The sure sign for a young man that he is able to reproduce is that his erection is followed by an ejaculation. Emotionally, you might be very far from being ready to take on the responsibility of becoming a father. The prostate gland produces a liquid that helps sperm to survive after leaving the male body.
Sperm, more precisely spermatozoa, are produced by the testicles, which are glands within the scrotum. At the beginning, sperm forms in the testicles, then travels through the epididymis. During ejaculation, spermatozoa and liquid from the prostate and other glands make a mix while travelling through the urethra. The urethra is a tube that also connects to the bladder for passing urine.
The scrotum functions like a thermostat, regulating the temperature of the testicles. During sexual excitement, for example during lovemaking, this connection is interrupted so that the semen does not come into contact with urine.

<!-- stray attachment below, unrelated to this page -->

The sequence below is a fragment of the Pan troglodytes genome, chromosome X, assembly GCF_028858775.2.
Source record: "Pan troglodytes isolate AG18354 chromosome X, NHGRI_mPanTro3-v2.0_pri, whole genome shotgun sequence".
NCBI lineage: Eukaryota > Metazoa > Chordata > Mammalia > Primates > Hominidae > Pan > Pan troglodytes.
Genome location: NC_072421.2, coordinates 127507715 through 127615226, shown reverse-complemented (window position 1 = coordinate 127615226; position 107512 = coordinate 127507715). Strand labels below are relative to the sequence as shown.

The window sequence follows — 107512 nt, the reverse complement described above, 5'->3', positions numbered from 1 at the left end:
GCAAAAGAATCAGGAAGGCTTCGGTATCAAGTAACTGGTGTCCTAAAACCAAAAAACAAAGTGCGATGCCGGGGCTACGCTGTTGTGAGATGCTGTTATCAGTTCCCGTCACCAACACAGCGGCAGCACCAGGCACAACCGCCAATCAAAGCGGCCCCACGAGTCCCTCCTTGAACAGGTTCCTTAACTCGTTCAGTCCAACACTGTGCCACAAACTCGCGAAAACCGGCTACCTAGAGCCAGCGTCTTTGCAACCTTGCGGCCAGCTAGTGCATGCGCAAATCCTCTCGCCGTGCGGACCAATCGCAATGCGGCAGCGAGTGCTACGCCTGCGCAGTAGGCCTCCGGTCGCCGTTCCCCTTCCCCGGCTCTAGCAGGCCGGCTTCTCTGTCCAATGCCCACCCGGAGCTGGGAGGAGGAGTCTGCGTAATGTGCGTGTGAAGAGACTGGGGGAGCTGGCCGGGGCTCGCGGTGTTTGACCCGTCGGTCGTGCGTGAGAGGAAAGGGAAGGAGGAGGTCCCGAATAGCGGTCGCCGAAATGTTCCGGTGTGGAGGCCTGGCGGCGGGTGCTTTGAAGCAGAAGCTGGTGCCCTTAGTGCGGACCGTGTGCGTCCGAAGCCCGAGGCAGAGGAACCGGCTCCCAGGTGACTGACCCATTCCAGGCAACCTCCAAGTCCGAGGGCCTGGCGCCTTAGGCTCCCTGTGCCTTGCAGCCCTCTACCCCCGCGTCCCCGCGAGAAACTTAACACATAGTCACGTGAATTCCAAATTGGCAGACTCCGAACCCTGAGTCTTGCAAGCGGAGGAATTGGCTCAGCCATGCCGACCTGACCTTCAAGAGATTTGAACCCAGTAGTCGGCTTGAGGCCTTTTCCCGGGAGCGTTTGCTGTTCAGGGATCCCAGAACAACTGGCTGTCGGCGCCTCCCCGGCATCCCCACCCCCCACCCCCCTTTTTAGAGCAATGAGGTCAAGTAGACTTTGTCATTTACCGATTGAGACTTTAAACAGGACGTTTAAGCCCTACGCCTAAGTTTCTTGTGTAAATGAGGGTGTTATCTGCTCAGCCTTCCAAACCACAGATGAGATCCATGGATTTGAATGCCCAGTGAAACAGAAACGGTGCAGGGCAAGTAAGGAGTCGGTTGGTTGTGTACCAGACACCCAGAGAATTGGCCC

The most important sex hormones in the female body are estrogen and progesterone. Men carry female hormones and women carry male hormones as well.
Let’s look at the difference between the male and female reproductive organs.
The internal organs are (epididymis, vas deferens, prostate, urethra) and external reproductive organs are (penis, scrotum holding the testicles or testes).
Sperm production begins at the onset of puberty, at an average age of 13 years, and lasts throughout the life of a man.
The scrotum contracts to bring the testicles closer to the body to keep them warm. It has an oval-shaped head and a tail that serves as a propeller.